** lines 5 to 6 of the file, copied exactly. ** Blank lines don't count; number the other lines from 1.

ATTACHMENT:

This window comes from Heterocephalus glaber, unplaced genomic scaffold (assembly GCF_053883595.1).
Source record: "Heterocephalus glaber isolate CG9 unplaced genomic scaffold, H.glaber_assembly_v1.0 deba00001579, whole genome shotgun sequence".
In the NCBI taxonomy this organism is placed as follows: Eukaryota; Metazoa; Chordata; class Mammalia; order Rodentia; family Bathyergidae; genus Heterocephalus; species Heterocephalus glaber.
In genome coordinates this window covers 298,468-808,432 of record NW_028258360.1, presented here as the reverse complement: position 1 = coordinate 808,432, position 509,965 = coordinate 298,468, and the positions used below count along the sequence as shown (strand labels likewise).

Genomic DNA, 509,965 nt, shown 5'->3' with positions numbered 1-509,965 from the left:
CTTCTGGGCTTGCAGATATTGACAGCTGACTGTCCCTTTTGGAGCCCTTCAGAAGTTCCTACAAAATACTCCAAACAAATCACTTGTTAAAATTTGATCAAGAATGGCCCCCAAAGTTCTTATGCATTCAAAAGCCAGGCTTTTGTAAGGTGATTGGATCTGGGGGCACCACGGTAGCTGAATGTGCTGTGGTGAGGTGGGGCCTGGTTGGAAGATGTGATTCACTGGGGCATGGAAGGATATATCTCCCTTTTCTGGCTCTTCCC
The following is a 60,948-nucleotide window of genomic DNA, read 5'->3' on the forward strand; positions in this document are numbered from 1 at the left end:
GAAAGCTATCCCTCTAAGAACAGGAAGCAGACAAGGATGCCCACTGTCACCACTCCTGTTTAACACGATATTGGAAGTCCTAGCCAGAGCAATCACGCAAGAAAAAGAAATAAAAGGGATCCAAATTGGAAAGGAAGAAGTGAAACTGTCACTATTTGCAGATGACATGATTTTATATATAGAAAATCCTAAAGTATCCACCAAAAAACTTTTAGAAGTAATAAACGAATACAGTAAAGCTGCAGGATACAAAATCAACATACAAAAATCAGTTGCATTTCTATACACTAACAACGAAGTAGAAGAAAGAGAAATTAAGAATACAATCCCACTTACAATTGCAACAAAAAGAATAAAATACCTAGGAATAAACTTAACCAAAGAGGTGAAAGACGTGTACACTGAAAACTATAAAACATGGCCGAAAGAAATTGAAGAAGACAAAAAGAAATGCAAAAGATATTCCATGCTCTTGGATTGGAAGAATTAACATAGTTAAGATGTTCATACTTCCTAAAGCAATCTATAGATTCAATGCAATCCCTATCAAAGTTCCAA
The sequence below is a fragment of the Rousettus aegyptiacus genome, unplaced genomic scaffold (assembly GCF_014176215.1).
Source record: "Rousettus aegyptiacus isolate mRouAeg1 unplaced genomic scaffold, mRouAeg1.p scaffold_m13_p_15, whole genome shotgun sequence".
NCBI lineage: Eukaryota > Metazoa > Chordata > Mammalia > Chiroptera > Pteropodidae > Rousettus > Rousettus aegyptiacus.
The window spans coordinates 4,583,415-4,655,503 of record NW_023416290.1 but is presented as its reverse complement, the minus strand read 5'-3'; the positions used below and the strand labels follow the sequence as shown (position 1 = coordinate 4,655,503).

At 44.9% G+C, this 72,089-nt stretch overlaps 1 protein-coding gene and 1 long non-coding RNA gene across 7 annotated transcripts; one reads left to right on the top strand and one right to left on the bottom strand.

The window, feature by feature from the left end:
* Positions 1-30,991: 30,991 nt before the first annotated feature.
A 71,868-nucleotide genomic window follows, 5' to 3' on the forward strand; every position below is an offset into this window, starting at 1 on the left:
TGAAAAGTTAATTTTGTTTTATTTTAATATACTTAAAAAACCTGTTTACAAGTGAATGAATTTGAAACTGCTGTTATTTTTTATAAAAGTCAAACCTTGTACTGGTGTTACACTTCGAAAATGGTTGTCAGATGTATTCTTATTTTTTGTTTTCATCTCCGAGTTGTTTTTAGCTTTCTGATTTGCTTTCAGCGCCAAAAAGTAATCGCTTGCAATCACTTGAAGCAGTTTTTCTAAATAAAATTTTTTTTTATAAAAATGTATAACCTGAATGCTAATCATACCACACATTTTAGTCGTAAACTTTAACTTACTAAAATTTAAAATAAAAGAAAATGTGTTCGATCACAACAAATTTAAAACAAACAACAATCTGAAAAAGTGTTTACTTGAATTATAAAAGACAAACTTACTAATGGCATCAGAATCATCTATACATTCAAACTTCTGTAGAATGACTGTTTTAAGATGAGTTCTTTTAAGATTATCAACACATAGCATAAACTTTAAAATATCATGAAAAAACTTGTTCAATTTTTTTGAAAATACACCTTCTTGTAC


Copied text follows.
Genomic DNA, 509,965 nt, shown 5'->3' with positions numbered 1-509,965 from the left:
CTTCTGGGCTTGCAGATATTGACAGCTGACTGTCCCTTTTGGAGCCCTTCAGAAGTTCCTACAAAATACTCCAAACAAATCACTTGTTAAAATTTGATCAAGAATGGCCCCCAAAGTTCTTATGCATTCAAAAGCCAGGCTTTTGTAAGGTGATTGGATCTGGGGGCACCACGGTAGCTGAATGTGCTGTGGTGAGGTGGGGCCTGGTTGGAAGATGTGATTCACTGGGGCATGGAAGGATATATCTCCCTTTTCTGGCTCTTCCC